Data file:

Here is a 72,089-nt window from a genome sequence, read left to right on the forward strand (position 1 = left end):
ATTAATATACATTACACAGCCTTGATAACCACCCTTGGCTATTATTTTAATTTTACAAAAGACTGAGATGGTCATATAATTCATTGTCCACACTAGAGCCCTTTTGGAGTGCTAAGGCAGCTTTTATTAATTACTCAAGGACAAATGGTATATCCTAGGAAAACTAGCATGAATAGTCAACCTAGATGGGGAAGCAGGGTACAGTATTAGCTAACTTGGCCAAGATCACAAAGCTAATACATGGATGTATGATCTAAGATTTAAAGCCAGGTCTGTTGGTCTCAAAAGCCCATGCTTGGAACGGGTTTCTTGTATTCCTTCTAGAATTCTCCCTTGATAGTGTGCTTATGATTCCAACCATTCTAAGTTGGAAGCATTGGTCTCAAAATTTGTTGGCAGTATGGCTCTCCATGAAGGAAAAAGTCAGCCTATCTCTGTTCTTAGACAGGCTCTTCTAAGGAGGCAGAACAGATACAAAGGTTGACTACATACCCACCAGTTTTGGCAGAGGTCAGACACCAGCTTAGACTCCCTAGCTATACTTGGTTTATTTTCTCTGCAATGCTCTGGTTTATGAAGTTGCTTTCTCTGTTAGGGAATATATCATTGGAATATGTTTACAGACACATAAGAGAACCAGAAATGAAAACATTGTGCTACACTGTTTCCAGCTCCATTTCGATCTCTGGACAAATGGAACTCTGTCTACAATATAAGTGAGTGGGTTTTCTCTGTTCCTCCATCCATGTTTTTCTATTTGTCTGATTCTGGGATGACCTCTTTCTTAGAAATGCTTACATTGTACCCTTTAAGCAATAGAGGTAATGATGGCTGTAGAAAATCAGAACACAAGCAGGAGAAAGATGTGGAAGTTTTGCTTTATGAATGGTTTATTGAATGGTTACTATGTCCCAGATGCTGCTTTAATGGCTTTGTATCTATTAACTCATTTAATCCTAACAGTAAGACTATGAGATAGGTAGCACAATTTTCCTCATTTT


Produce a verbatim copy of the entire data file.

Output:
Here is a 72,089-nt window from a genome sequence, read left to right on the forward strand (position 1 = left end):
ATTAATATACATTACACAGCCTTGATAACCACCCTTGGCTATTATTTTAATTTTACAAAAGACTGAGATGGTCATATAATTCATTGTCCACACTAGAGCCCTTTTGGAGTGCTAAGGCAGCTTTTATTAATTACTCAAGGACAAATGGTATATCCTAGGAAAACTAGCATGAATAGTCAACCTAGATGGGGAAGCAGGGTACAGTATTAGCTAACTTGGCCAAGATCACAAAGCTAATACATGGATGTATGATCTAAGATTTAAAGCCAGGTCTGTTGGTCTCAAAAGCCCATGCTTGGAACGGGTTTCTTGTATTCCTTCTAGAATTCTCCCTTGATAGTGTGCTTATGATTCCAACCATTCTAAGTTGGAAGCATTGGTCTCAAAATTTGTTGGCAGTATGGCTCTCCATGAAGGAAAAAGTCAGCCTATCTCTGTTCTTAGACAGGCTCTTCTAAGGAGGCAGAACAGATACAAAGGTTGACTACATACCCACCAGTTTTGGCAGAGGTCAGACACCAGCTTAGACTCCCTAGCTATACTTGGTTTATTTTCTCTGCAATGCTCTGGTTTATGAAGTTGCTTTCTCTGTTAGGGAATATATCATTGGAATATGTTTACAGACACATAAGAGAACCAGAAATGAAAACATTGTGCTACACTGTTTCCAGCTCCATTTCGATCTCTGGACAAATGGAACTCTGTCTACAATATAAGTGAGTGGGTTTTCTCTGTTCCTCCATCCATGTTTTTCTATTTGTCTGATTCTGGGATGACCTCTTTCTTAGAAATGCTTACATTGTACCCTTTAAGCAATAGAGGTAATGATGGCTGTAGAAAATCAGAACACAAGCAGGAGAAAGATGTGGAAGTTTTGCTTTATGAATGGTTTATTGAATGGTTACTATGTCCCAGATGCTGCTTTAATGGCTTTGTATCTATTAACTCATTTAATCCTAACAGTAAGACTATGAGATAGGTAGCACAATTTTCCTCATTTT